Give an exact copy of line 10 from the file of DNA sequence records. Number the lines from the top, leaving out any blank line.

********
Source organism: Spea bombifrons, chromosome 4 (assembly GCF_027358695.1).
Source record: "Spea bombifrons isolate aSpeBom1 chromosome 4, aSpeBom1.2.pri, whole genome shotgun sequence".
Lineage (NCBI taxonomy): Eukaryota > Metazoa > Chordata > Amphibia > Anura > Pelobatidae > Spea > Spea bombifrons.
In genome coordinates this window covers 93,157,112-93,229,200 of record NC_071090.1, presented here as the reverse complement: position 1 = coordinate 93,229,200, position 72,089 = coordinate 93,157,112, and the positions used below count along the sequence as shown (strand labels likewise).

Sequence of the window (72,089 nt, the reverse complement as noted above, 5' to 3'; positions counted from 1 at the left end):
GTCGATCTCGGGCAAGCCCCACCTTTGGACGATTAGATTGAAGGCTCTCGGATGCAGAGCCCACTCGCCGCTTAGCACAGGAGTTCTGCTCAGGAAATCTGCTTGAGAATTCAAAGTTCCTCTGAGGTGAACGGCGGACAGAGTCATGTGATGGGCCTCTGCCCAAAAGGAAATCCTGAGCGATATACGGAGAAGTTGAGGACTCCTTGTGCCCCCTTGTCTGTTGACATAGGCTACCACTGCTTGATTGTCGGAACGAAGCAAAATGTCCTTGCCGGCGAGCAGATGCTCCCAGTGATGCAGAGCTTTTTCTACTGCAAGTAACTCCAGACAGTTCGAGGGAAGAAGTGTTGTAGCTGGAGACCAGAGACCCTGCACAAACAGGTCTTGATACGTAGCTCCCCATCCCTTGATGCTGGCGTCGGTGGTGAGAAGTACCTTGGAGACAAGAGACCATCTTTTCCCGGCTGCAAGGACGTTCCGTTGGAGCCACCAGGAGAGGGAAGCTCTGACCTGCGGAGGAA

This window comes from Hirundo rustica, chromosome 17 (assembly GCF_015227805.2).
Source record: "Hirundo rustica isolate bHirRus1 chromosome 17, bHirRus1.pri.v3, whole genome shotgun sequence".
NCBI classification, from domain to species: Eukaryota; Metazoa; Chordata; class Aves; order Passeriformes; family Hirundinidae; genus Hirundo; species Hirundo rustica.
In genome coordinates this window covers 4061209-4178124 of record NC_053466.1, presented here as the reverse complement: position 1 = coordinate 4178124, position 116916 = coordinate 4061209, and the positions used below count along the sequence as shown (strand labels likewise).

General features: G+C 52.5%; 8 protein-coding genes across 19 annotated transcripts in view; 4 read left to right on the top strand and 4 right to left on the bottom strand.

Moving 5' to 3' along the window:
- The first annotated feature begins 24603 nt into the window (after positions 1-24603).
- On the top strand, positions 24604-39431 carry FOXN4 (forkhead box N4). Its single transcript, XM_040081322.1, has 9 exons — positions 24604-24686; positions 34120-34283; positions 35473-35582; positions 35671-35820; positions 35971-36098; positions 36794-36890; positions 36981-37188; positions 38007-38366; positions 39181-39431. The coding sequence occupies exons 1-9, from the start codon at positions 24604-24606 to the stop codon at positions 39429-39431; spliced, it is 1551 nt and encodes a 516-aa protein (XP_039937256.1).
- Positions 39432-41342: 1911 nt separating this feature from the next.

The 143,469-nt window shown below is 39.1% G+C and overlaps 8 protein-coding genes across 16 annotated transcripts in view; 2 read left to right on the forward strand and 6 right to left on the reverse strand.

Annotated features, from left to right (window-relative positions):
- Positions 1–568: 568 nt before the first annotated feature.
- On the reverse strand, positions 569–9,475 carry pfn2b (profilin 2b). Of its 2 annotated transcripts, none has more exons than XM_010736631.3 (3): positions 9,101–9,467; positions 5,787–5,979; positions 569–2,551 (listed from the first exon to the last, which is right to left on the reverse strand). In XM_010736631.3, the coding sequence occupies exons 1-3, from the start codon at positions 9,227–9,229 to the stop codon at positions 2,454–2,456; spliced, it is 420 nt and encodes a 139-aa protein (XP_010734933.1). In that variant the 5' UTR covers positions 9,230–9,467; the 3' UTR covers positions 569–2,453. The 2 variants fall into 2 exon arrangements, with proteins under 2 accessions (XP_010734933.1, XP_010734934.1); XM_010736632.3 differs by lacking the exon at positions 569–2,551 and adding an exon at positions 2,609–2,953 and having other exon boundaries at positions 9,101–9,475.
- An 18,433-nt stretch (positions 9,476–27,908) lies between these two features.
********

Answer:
In genome coordinates this window covers 4061209-4178124 of record NC_053466.1, presented here as the reverse complement: position 1 = coordinate 4178124, position 116916 = coordinate 4061209, and the positions used below count along the sequence as shown (strand labels likewise).